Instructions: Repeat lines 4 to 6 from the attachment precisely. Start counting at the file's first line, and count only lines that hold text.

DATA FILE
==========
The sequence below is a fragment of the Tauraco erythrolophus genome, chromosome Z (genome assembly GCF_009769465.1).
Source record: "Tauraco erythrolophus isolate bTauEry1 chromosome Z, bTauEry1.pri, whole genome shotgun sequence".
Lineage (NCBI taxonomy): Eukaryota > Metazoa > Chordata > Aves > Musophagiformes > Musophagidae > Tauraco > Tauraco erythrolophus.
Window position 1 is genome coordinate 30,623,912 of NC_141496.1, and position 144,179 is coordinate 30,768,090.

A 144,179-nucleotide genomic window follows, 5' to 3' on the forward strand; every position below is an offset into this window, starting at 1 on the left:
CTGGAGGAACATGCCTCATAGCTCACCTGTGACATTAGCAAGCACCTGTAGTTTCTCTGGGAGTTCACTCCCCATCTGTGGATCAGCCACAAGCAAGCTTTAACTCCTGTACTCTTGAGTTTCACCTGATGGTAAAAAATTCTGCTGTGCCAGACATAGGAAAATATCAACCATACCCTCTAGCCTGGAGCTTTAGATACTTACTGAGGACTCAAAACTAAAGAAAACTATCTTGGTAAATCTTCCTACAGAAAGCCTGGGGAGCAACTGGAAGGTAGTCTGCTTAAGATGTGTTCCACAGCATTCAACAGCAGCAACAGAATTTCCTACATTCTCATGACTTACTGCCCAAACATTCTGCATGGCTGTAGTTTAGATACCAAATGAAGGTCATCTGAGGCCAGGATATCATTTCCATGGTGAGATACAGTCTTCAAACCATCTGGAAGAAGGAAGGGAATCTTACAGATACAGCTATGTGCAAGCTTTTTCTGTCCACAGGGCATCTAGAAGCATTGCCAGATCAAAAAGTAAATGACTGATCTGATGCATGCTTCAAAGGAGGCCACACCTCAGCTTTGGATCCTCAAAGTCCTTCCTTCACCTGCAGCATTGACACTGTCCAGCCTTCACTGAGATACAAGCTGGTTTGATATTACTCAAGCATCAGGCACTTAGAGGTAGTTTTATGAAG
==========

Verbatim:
Window position 1 is genome coordinate 30,623,912 of NC_141496.1, and position 144,179 is coordinate 30,768,090.

A 144,179-nucleotide genomic window follows, 5' to 3' on the forward strand; every position below is an offset into this window, starting at 1 on the left:
CTGGAGGAACATGCCTCATAGCTCACCTGTGACATTAGCAAGCACCTGTAGTTTCTCTGGGAGTTCACTCCCCATCTGTGGATCAGCCACAAGCAAGCTTTAACTCCTGTACTCTTGAGTTTCACCTGATGGTAAAAAATTCTGCTGTGCCAGACATAGGAAAATATCAACCATACCCTCTAGCCTGGAGCTTTAGATACTTACTGAGGACTCAAAACTAAAGAAAACTATCTTGGTAAATCTTCCTACAGAAAGCCTGGGGAGCAACTGGAAGGTAGTCTGCTTAAGATGTGTTCCACAGCATTCAACAGCAGCAACAGAATTTCCTACATTCTCATGACTTACTGCCCAAACATTCTGCATGGCTGTAGTTTAGATACCAAATGAAGGTCATCTGAGGCCAGGATATCATTTCCATGGTGAGATACAGTCTTCAAACCATCTGGAAGAAGGAAGGGAATCTTACAGATACAGCTATGTGCAAGCTTTTTCTGTCCACAGGGCATCTAGAAGCATTGCCAGATCAAAAAGTAAATGACTGATCTGATGCATGCTTCAAAGGAGGCCACACCTCAGCTTTGGATCCTCAAAGTCCTTCCTTCACCTGCAGCATTGACACTGTCCAGCCTTCACTGAGATACAAGCTGGTTTGATATTACTCAAGCATCAGGCACTTAGAGGTAGTTTTATGAAG